To take pause and perceive myself as purely a breathing body is far-out and beautifully simple. Meditating is like a reorganizing in my mind, inviting me to temporarily push aside all the furniture in order to appreciate the hardwood floor. Katherine B. Howard, a licensed professional counselor, puts my understanding of meditation in larger context: “Our minds are busy places and letting go may be one of the most effortful tasks we attempt.”
A couple weeks into the challenge, when I could quiet my mind by focusing on my breath more successfully, I felt liberated, albeit briefly, from thoughts of after-school logistics, doctor’s appointments, and e-mails I hadn’t yet addressed. Also, I can subdue the brain activity that disrupts meditation. For me, that activity is often a train of the mundane: What should I make for dinner? Not chicken. We’re constantly eating chicken. What can I defrost? Do I need to stop at the store? Grrr… I’m supposed to be meditating! The simple practice of labeling incoming thoughts, emotions, and logistics can help me dissolve those thoughts. The exercise of sitting still and developing my ability not to think has been revolutionary.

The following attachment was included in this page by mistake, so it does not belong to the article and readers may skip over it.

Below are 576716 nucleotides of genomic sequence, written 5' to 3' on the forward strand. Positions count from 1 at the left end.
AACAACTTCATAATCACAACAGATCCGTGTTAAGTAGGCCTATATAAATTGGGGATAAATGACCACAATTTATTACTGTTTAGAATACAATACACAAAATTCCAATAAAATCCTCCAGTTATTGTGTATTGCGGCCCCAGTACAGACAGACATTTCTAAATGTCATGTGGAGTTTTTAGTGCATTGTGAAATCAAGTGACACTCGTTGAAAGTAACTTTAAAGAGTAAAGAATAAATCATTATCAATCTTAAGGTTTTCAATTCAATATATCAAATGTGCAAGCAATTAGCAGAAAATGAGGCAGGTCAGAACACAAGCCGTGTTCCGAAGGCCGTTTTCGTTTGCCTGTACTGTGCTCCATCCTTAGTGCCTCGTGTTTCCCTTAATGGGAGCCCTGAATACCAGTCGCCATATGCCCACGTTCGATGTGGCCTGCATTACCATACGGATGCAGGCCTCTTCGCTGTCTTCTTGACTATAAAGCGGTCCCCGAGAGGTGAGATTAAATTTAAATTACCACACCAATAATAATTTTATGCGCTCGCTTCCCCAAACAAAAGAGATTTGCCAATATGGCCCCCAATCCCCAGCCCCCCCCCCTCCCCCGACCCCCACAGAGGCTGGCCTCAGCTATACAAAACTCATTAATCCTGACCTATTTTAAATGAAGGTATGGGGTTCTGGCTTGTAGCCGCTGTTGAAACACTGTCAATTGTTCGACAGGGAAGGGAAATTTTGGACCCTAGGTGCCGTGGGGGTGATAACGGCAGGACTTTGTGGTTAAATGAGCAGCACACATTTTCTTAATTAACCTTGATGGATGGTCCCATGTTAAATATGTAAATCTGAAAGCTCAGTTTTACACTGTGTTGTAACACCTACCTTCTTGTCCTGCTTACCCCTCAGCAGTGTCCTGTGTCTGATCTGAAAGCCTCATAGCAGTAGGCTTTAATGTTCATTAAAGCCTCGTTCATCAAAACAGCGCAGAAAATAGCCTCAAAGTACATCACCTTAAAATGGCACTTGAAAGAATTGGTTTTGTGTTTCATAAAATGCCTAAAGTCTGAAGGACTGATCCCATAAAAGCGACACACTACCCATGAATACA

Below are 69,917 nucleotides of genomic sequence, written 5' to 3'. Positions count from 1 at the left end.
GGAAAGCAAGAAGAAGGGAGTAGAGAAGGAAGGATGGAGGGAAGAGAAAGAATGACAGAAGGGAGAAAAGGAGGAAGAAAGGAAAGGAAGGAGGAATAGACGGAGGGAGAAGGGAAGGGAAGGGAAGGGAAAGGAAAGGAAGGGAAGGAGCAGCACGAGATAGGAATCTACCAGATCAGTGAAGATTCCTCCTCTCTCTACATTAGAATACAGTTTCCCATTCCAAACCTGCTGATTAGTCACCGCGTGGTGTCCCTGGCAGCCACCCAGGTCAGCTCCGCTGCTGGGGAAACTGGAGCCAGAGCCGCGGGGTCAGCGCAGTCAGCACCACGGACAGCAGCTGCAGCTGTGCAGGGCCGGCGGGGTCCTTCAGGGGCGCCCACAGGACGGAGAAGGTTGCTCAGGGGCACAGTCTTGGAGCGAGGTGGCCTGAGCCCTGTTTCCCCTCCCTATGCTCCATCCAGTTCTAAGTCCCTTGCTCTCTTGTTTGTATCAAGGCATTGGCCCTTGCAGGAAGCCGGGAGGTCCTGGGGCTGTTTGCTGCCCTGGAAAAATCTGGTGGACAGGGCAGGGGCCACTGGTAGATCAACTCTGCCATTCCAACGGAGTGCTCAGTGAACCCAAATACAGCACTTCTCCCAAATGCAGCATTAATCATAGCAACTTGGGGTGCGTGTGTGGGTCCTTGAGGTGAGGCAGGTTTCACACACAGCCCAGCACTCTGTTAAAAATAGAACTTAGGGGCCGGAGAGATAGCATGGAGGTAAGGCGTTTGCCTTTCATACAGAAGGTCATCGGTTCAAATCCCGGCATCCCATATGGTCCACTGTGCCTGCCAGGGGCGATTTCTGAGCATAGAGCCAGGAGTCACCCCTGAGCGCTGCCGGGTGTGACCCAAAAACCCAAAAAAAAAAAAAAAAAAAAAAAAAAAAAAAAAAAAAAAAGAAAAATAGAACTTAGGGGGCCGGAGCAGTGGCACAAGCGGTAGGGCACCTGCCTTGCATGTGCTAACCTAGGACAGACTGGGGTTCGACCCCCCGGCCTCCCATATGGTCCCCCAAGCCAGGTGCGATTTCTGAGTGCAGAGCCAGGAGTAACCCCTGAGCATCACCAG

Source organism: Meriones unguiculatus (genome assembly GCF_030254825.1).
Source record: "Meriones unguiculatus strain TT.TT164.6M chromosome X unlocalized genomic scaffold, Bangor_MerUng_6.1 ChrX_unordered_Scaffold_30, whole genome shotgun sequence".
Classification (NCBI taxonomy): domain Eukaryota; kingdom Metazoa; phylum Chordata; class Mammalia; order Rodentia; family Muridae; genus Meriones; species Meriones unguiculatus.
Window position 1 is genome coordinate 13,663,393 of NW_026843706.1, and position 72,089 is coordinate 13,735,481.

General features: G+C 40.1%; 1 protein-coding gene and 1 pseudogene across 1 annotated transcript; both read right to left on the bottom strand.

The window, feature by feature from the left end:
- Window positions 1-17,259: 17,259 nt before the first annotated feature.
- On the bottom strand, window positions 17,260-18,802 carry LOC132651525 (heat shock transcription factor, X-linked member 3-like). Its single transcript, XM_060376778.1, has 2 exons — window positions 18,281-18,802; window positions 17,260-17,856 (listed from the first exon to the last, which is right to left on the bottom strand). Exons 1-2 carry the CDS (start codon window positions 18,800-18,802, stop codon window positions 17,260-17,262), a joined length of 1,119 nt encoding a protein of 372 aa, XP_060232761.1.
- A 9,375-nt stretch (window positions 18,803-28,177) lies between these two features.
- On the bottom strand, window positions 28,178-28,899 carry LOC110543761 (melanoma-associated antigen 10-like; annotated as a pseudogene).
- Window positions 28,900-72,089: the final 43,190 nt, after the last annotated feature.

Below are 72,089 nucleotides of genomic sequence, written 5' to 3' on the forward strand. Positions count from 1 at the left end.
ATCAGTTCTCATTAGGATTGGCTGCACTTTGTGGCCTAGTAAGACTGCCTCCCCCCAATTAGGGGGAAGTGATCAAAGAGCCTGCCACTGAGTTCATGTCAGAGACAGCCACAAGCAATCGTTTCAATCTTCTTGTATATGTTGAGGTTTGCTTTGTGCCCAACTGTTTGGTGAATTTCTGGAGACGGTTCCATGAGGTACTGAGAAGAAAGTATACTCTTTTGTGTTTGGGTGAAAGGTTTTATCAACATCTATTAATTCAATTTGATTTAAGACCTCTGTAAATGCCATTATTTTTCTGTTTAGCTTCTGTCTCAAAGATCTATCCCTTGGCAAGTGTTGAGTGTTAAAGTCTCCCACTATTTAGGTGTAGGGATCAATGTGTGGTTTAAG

Instead of forcing myself to focus on something, which I’m in the habit of doing, the meditation teachers are slowly converting me to the practice of “opening my mind and setting an intention.” It’s like taking a chill pill to go with your ambitions, which actually helps achieve those ambitions sans stress. Taking this alternate path alleviates the pressure I often put on myself so that I can enjoy the things I want to focus on.
This fresh approach is most useful in my efforts to write, when I sit down to the computer and my unruly thoughts stray in various directions. My fallback strategy has always been to reprimand myself and try to stick my mind into a yoke. But now, thanks to my MNDFL meditation teachers, I am—literally and figuratively—taking a deep breath and treating this differently: Writing is my passion. I love the challenge of finding words to deliver my ideas. Once I relax my expectations, and get okay with the likelihood of a meandering thought, I can, and should, relish my time writing.
Compared to caffeine, which revs me up temporarily, meditation, brewed with only my internal resources, stimulates an alternate kind of mood shift. It’s a positive mental reset, making me feel uplifted and calm. My experience is not unique. “Many studies show, for example, that the physiological changes associated with mindfulness practices lead to lowered blood pressure, less muscle tension, enhanced alertness, and improved memory,” Howard says.